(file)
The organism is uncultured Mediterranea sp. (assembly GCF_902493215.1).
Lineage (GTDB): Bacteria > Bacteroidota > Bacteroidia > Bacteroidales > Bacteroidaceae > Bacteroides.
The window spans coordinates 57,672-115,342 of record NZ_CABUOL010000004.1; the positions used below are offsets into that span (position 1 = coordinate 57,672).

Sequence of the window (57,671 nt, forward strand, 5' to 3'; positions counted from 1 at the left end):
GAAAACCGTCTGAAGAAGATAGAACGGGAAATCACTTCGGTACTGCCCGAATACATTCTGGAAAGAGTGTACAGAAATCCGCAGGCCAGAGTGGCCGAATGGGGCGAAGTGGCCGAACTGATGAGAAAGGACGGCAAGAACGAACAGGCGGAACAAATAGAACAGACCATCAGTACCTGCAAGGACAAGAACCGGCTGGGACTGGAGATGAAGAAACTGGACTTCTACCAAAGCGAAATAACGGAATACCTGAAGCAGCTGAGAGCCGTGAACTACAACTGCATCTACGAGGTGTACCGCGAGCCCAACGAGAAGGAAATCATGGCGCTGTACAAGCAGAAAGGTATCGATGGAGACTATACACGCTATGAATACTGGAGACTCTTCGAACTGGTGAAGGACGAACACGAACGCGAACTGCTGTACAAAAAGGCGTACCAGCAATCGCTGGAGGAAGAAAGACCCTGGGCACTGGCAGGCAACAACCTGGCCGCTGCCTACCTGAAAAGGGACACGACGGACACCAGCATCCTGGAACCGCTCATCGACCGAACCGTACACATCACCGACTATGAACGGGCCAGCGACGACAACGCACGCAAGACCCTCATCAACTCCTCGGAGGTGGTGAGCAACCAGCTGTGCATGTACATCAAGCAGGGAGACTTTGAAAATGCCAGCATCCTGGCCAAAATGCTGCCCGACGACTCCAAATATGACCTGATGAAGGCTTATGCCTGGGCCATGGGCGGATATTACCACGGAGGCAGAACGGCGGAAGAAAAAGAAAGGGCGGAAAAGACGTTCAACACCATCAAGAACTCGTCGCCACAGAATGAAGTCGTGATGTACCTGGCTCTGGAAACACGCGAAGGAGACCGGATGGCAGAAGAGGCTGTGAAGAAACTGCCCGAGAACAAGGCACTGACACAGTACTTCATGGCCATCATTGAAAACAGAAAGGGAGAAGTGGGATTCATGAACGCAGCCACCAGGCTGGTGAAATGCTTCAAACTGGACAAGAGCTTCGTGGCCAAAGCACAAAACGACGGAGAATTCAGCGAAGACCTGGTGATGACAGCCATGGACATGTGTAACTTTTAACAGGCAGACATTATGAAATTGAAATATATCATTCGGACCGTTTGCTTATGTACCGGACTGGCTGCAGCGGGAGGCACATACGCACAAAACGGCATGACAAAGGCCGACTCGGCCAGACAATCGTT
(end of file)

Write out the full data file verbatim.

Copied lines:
The organism is uncultured Mediterranea sp. (assembly GCF_902493215.1).
Lineage (GTDB): Bacteria > Bacteroidota > Bacteroidia > Bacteroidales > Bacteroidaceae > Bacteroides.
The window spans coordinates 57,672-115,342 of record NZ_CABUOL010000004.1; the positions used below are offsets into that span (position 1 = coordinate 57,672).

Sequence of the window (57,671 nt, forward strand, 5' to 3'; positions counted from 1 at the left end):
GAAAACCGTCTGAAGAAGATAGAACGGGAAATCACTTCGGTACTGCCCGAATACATTCTGGAAAGAGTGTACAGAAATCCGCAGGCCAGAGTGGCCGAATGGGGCGAAGTGGCCGAACTGATGAGAAAGGACGGCAAGAACGAACAGGCGGAACAAATAGAACAGACCATCAGTACCTGCAAGGACAAGAACCGGCTGGGACTGGAGATGAAGAAACTGGACTTCTACCAAAGCGAAATAACGGAATACCTGAAGCAGCTGAGAGCCGTGAACTACAACTGCATCTACGAGGTGTACCGCGAGCCCAACGAGAAGGAAATCATGGCGCTGTACAAGCAGAAAGGTATCGATGGAGACTATACACGCTATGAATACTGGAGACTCTTCGAACTGGTGAAGGACGAACACGAACGCGAACTGCTGTACAAAAAGGCGTACCAGCAATCGCTGGAGGAAGAAAGACCCTGGGCACTGGCAGGCAACAACCTGGCCGCTGCCTACCTGAAAAGGGACACGACGGACACCAGCATCCTGGAACCGCTCATCGACCGAACCGTACACATCACCGACTATGAACGGGCCAGCGACGACAACGCACGCAAGACCCTCATCAACTCCTCGGAGGTGGTGAGCAACCAGCTGTGCATGTACATCAAGCAGGGAGACTTTGAAAATGCCAGCATCCTGGCCAAAATGCTGCCCGACGACTCCAAATATGACCTGATGAAGGCTTATGCCTGGGCCATGGGCGGATATTACCACGGAGGCAGAACGGCGGAAGAAAAAGAAAGGGCGGAAAAGACGTTCAACACCATCAAGAACTCGTCGCCACAGAATGAAGTCGTGATGTACCTGGCTCTGGAAACACGCGAAGGAGACCGGATGGCAGAAGAGGCTGTGAAGAAACTGCCCGAGAACAAGGCACTGACACAGTACTTCATGGCCATCATTGAAAACAGAAAGGGAGAAGTGGGATTCATGAACGCAGCCACCAGGCTGGTGAAATGCTTCAAACTGGACAAGAGCTTCGTGGCCAAAGCACAAAACGACGGAGAATTCAGCGAAGACCTGGTGATGACAGCCATGGACATGTGTAACTTTTAACAGGCAGACATTATGAAATTGAAATATATCATTCGGACCGTTTGCTTATGTACCGGACTGGCTGCAGCGGGAGGCACATACGCACAAAACGGCATGACAAAGGCCGACTCGGCCAGACAATCGTT